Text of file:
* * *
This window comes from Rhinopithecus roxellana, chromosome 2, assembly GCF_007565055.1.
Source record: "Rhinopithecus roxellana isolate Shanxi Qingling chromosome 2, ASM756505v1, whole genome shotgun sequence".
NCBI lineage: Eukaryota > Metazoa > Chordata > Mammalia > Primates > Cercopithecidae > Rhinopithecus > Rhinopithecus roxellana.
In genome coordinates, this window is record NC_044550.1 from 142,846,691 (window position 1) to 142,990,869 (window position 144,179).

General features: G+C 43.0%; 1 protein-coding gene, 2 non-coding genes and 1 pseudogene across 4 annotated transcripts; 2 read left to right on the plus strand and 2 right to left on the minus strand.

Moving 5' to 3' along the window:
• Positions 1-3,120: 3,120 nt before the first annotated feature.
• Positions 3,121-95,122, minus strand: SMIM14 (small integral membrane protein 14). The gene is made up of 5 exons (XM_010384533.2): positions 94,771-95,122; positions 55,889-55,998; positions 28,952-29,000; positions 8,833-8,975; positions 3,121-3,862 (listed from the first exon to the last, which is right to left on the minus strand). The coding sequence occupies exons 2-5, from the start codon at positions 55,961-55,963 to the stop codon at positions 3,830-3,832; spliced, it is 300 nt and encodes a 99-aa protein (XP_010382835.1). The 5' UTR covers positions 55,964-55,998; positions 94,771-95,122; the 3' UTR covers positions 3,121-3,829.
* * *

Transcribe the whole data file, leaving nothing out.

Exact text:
This window comes from Rhinopithecus roxellana, chromosome 2, assembly GCF_007565055.1.
Source record: "Rhinopithecus roxellana isolate Shanxi Qingling chromosome 2, ASM756505v1, whole genome shotgun sequence".
NCBI lineage: Eukaryota > Metazoa > Chordata > Mammalia > Primates > Cercopithecidae > Rhinopithecus > Rhinopithecus roxellana.
In genome coordinates, this window is record NC_044550.1 from 142,846,691 (window position 1) to 142,990,869 (window position 144,179).

General features: G+C 43.0%; 1 protein-coding gene, 2 non-coding genes and 1 pseudogene across 4 annotated transcripts; 2 read left to right on the plus strand and 2 right to left on the minus strand.

Moving 5' to 3' along the window:
• Positions 1-3,120: 3,120 nt before the first annotated feature.
• Positions 3,121-95,122, minus strand: SMIM14 (small integral membrane protein 14). The gene is made up of 5 exons (XM_010384533.2): positions 94,771-95,122; positions 55,889-55,998; positions 28,952-29,000; positions 8,833-8,975; positions 3,121-3,862 (listed from the first exon to the last, which is right to left on the minus strand). The coding sequence occupies exons 2-5, from the start codon at positions 55,961-55,963 to the stop codon at positions 3,830-3,832; spliced, it is 300 nt and encodes a 99-aa protein (XP_010382835.1). The 5' UTR covers positions 55,964-55,998; positions 94,771-95,122; the 3' UTR covers positions 3,121-3,829.